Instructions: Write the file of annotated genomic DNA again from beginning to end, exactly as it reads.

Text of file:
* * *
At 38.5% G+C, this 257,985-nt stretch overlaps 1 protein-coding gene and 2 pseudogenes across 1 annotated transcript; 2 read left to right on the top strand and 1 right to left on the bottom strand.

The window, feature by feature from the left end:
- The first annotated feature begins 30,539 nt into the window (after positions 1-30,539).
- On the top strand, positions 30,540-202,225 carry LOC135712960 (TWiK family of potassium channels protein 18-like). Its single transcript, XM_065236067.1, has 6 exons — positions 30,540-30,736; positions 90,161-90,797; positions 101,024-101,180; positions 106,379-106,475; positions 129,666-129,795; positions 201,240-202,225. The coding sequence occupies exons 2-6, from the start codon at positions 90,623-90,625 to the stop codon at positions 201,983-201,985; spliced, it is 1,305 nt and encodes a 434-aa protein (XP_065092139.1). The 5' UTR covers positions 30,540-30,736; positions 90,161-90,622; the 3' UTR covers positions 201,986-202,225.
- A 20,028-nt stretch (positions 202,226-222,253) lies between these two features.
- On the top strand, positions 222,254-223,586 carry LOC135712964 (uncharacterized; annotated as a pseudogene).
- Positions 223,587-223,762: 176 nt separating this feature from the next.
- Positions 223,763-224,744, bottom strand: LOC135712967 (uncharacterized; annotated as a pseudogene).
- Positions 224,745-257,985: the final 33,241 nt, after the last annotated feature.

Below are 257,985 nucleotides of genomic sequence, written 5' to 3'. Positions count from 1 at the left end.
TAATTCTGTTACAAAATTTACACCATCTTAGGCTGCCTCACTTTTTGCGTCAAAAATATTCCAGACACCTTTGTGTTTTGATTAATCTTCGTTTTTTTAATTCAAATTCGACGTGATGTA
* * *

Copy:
At 38.5% G+C, this 257,985-nt stretch overlaps 1 protein-coding gene and 2 pseudogenes across 1 annotated transcript; 2 read left to right on the top strand and 1 right to left on the bottom strand.

The window, feature by feature from the left end:
- The first annotated feature begins 30,539 nt into the window (after positions 1-30,539).
- On the top strand, positions 30,540-202,225 carry LOC135712960 (TWiK family of potassium channels protein 18-like). Its single transcript, XM_065236067.1, has 6 exons — positions 30,540-30,736; positions 90,161-90,797; positions 101,024-101,180; positions 106,379-106,475; positions 129,666-129,795; positions 201,240-202,225. The coding sequence occupies exons 2-6, from the start codon at positions 90,623-90,625 to the stop codon at positions 201,983-201,985; spliced, it is 1,305 nt and encodes a 434-aa protein (XP_065092139.1). The 5' UTR covers positions 30,540-30,736; positions 90,161-90,622; the 3' UTR covers positions 201,986-202,225.
- A 20,028-nt stretch (positions 202,226-222,253) lies between these two features.
- On the top strand, positions 222,254-223,586 carry LOC135712964 (uncharacterized; annotated as a pseudogene).
- Positions 223,587-223,762: 176 nt separating this feature from the next.
- Positions 223,763-224,744, bottom strand: LOC135712967 (uncharacterized; annotated as a pseudogene).
- Positions 224,745-257,985: the final 33,241 nt, after the last annotated feature.

Below are 257,985 nucleotides of genomic sequence, written 5' to 3'. Positions count from 1 at the left end.
TAATTCTGTTACAAAATTTACACCATCTTAGGCTGCCTCACTTTTTGCGTCAAAAATATTCCAGACACCTTTGTGTTTTGATTAATCTTCGTTTTTTTAATTCAAATTCGACGTGATGTA